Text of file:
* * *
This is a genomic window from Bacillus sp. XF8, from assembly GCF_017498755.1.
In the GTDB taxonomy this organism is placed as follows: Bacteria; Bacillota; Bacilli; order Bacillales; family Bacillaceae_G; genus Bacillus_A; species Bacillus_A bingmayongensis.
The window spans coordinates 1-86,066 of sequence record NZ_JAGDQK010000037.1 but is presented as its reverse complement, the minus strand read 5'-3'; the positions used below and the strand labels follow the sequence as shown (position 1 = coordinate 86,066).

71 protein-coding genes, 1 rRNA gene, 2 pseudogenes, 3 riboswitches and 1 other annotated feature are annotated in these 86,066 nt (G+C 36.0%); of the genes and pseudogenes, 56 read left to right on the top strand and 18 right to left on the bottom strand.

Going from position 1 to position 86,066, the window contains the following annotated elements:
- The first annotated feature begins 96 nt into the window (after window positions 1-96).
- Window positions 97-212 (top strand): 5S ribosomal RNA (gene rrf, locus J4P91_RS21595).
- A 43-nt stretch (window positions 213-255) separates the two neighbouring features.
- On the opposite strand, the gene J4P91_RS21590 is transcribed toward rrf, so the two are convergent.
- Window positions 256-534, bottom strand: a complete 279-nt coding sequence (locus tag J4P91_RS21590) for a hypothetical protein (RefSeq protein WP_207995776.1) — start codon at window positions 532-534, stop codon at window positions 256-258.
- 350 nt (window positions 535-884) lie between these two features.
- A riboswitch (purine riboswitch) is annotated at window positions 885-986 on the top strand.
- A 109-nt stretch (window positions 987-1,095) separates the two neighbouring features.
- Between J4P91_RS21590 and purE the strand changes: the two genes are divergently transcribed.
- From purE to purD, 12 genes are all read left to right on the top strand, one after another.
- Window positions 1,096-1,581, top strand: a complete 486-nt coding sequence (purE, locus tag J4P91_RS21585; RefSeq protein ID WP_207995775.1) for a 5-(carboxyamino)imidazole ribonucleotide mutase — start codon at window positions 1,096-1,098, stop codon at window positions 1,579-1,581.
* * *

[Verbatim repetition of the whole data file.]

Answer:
This is a genomic window from Bacillus sp. XF8, from assembly GCF_017498755.1.
In the GTDB taxonomy this organism is placed as follows: Bacteria; Bacillota; Bacilli; order Bacillales; family Bacillaceae_G; genus Bacillus_A; species Bacillus_A bingmayongensis.
The window spans coordinates 1-86,066 of sequence record NZ_JAGDQK010000037.1 but is presented as its reverse complement, the minus strand read 5'-3'; the positions used below and the strand labels follow the sequence as shown (position 1 = coordinate 86,066).

71 protein-coding genes, 1 rRNA gene, 2 pseudogenes, 3 riboswitches and 1 other annotated feature are annotated in these 86,066 nt (G+C 36.0%); of the genes and pseudogenes, 56 read left to right on the top strand and 18 right to left on the bottom strand.

Going from position 1 to position 86,066, the window contains the following annotated elements:
- The first annotated feature begins 96 nt into the window (after window positions 1-96).
- Window positions 97-212 (top strand): 5S ribosomal RNA (gene rrf, locus J4P91_RS21595).
- A 43-nt stretch (window positions 213-255) separates the two neighbouring features.
- On the opposite strand, the gene J4P91_RS21590 is transcribed toward rrf, so the two are convergent.
- Window positions 256-534, bottom strand: a complete 279-nt coding sequence (locus tag J4P91_RS21590) for a hypothetical protein (RefSeq protein WP_207995776.1) — start codon at window positions 532-534, stop codon at window positions 256-258.
- 350 nt (window positions 535-884) lie between these two features.
- A riboswitch (purine riboswitch) is annotated at window positions 885-986 on the top strand.
- A 109-nt stretch (window positions 987-1,095) separates the two neighbouring features.
- Between J4P91_RS21590 and purE the strand changes: the two genes are divergently transcribed.
- From purE to purD, 12 genes are all read left to right on the top strand, one after another.
- Window positions 1,096-1,581, top strand: a complete 486-nt coding sequence (purE, locus tag J4P91_RS21585; RefSeq protein ID WP_207995775.1) for a 5-(carboxyamino)imidazole ribonucleotide mutase — start codon at window positions 1,096-1,098, stop codon at window positions 1,579-1,581.